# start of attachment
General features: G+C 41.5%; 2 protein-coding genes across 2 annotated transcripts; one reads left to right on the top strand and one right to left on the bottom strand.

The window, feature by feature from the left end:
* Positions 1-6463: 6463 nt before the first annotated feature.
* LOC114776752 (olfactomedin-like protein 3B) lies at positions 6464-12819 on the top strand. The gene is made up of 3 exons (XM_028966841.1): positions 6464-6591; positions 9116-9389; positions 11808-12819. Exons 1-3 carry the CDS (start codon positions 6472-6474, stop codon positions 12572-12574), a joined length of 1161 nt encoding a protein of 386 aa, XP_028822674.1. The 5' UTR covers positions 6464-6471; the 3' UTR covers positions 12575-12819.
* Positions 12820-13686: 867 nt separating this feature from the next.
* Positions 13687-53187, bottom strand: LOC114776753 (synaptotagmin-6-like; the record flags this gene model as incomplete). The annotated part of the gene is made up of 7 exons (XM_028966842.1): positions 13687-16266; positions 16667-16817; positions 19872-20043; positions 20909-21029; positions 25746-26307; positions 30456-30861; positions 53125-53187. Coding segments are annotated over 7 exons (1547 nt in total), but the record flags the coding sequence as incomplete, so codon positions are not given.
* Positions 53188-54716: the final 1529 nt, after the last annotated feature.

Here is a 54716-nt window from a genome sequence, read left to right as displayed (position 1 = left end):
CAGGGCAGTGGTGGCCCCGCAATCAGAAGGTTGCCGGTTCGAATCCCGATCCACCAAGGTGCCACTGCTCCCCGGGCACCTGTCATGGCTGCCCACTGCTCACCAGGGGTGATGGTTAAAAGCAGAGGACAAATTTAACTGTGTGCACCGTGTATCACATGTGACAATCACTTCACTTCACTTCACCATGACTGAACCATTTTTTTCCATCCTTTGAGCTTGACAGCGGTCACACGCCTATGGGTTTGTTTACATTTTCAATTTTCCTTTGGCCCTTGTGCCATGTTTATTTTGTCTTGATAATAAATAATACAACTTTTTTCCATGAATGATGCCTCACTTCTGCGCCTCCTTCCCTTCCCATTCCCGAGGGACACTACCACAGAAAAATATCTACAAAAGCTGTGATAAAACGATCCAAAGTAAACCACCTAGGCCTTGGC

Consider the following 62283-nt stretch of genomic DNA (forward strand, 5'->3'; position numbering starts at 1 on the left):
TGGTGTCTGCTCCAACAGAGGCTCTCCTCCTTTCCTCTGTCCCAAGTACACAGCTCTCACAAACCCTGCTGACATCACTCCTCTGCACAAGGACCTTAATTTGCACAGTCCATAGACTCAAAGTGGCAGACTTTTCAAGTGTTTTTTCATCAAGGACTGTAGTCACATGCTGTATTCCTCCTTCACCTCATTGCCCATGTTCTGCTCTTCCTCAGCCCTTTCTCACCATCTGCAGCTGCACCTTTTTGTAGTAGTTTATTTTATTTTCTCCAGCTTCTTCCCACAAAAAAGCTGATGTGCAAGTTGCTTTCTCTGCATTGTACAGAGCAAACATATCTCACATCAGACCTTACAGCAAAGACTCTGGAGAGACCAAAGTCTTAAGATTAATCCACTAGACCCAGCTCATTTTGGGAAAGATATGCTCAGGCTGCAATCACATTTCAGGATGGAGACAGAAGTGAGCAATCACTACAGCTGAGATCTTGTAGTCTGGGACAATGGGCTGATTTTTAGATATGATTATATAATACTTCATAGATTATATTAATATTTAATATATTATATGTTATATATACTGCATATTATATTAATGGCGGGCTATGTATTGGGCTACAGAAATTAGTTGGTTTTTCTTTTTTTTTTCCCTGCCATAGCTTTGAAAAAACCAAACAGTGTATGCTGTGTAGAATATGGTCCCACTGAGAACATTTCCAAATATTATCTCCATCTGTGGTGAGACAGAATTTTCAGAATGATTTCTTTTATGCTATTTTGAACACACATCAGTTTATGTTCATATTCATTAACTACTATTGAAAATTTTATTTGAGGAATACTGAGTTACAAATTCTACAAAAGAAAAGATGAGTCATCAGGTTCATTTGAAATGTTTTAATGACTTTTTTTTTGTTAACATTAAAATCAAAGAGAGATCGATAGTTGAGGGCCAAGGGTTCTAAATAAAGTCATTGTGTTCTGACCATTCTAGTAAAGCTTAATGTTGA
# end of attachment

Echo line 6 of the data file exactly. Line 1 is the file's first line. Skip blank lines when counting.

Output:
* Positions 13687-53187, bottom strand: LOC114776753 (synaptotagmin-6-like; the record flags this gene model as incomplete). The annotated part of the gene is made up of 7 exons (XM_028966842.1): positions 13687-16266; positions 16667-16817; positions 19872-20043; positions 20909-21029; positions 25746-26307; positions 30456-30861; positions 53125-53187. Coding segments are annotated over 7 exons (1547 nt in total), but the record flags the coding sequence as incomplete, so codon positions are not given.